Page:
If This Bill Passes, the Government Could Determine Your Credit Score
Three reporting bureaus establish consumer credit scores. But that could change.
Your credit score isn't just a random number. Rather, it's calculated based on several factors that speak to how you manage your credit and debt.
Specifically, your credit score is based on your:
- Payment history: how timely you are with your bills
- Credit utilization ratio: the amount of available revolving credit you use at once
- Length of credit history: how long you've had open credit accounts or loans in good standing
- New credit accounts: how many new accounts you open within a short period of time
- Credit mix: the different types of credit accounts you have open
Right now, credit scores are determined based on the information the three major reporting bureaus -- Experian, TransUnion, and Equifax -- collect on you. But a new bill is looking to change that.
Will the government soon be in charge of your credit score?
This week, House lawmakers called for credit reporting industry reforms, and some Democrats put out the idea of a nationally run credit reporting system. In fact, legislation was introduced that would establish a Public Credit Registry as an arm of the Consumer Financial Protection Bureau, which works to protect consumers from unfair or abusive practices.
Right now, credit scores are calculated based on the information contained in consumer credit reports -- reports generated by the aforementioned bureaus themselves. But those credit reports are notorious for containing errors -- and that's only been exacerbated in the course of the pandemic.
There were more than 444,000 credit report error complaints filed in 2020, according to the U.S. Public Interest Research Group. And that's compared to 277,000 in 2019, which is still a large number in its own right. Worse yet, because some consumers don't check their credit reports, those mistakes can often go unnoticed for a long time.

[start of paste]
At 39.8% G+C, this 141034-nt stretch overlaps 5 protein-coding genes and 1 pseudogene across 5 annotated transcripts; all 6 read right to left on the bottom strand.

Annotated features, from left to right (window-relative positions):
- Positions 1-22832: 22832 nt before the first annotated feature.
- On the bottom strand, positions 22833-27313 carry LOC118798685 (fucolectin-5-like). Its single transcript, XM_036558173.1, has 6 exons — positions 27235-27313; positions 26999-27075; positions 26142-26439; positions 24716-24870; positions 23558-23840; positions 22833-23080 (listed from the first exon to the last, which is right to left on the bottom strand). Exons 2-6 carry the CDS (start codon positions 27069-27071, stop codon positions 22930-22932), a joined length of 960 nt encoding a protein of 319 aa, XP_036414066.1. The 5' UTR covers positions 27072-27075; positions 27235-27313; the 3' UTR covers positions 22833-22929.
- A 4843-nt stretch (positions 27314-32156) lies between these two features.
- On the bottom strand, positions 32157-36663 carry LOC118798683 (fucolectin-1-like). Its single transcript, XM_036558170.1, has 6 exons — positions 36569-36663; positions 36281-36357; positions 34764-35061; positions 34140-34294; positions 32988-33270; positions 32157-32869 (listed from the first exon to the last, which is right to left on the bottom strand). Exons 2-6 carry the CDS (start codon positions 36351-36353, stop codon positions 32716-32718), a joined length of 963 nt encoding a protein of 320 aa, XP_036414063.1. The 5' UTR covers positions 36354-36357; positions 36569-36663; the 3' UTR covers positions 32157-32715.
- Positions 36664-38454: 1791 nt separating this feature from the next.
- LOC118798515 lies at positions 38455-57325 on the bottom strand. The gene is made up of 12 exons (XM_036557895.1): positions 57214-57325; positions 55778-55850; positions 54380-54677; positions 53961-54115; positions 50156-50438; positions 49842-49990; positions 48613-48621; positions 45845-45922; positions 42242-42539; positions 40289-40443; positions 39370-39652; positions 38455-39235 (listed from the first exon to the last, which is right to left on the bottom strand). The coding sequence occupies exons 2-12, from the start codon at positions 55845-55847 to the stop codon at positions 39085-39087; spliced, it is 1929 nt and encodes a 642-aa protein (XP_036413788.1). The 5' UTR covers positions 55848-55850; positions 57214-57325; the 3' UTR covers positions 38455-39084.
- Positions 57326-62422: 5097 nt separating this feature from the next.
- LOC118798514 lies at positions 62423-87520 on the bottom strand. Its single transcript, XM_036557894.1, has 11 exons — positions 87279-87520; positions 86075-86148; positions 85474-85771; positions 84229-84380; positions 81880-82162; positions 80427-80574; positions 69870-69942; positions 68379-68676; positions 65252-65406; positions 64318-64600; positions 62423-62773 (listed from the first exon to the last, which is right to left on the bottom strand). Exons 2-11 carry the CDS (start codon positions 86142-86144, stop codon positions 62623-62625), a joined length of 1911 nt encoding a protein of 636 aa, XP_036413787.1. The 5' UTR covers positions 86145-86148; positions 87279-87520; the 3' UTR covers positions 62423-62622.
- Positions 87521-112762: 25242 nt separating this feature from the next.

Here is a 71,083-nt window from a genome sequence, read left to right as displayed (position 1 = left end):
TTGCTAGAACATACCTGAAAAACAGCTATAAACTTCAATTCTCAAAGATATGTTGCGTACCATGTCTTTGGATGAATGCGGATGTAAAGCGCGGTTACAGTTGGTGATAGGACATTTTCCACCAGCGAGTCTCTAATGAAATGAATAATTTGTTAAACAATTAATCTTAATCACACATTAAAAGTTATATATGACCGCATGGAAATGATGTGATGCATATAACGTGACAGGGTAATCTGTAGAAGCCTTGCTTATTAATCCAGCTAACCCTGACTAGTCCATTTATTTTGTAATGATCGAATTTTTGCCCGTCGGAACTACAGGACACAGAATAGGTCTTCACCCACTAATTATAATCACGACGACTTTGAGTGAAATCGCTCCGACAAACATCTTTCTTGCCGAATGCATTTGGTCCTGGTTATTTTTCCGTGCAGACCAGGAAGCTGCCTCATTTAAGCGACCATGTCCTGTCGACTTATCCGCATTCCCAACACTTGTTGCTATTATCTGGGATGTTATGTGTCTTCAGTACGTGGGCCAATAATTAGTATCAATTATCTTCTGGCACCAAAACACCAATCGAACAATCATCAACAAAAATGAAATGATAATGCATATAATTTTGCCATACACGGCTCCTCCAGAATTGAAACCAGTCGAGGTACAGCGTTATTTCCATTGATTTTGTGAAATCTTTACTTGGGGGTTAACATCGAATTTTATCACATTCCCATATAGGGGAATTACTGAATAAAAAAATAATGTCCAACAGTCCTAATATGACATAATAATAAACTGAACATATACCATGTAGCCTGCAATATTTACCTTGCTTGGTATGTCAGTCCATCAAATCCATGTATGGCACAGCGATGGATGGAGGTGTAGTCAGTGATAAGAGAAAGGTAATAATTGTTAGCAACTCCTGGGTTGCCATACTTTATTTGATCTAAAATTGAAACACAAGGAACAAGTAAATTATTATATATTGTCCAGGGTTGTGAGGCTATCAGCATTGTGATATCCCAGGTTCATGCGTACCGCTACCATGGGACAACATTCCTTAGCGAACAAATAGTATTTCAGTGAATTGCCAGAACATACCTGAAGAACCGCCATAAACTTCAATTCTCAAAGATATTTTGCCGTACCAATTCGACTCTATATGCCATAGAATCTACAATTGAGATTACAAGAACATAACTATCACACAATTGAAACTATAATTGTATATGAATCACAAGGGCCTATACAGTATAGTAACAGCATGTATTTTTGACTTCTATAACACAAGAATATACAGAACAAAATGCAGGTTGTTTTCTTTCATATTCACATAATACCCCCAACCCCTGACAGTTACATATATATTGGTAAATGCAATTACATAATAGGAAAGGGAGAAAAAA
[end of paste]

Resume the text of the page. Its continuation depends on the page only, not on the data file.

Mistakes on a credit report can hurt borrowers and also result in lower credit scores. Those lower credit scores can then translate to missed opportunities when it comes to things like getting a mortgage or qualifying for a competitive rate on a personal loan. Poor credit can also prevent people from being able to rent a home, even if their income is robust enough and stable to afford one.
By putting credit reporting in the hands of the government, the goal would be to not only reduce or eliminate errors, but also to help ensure that fair practices are upheld. Plus, having the government in charge of credit scores could result in less confusion for borrowers and lenders alike.
Because there are three different reporting bureaus, it's common for consumers to have three different credit scores. But sometimes, there can be a significant discrepancy between those scores. And that can result in loan approval holdups or even denials in a situation where a lender puts more weight on an applicant's lowest score rather than the highest, or the average of the three.
For now, credit reporting is still in the hands of the three major bureaus. But if lawmakers get their way, the government could soon take over -- and perhaps create a system that works better for consumers and lenders alike.
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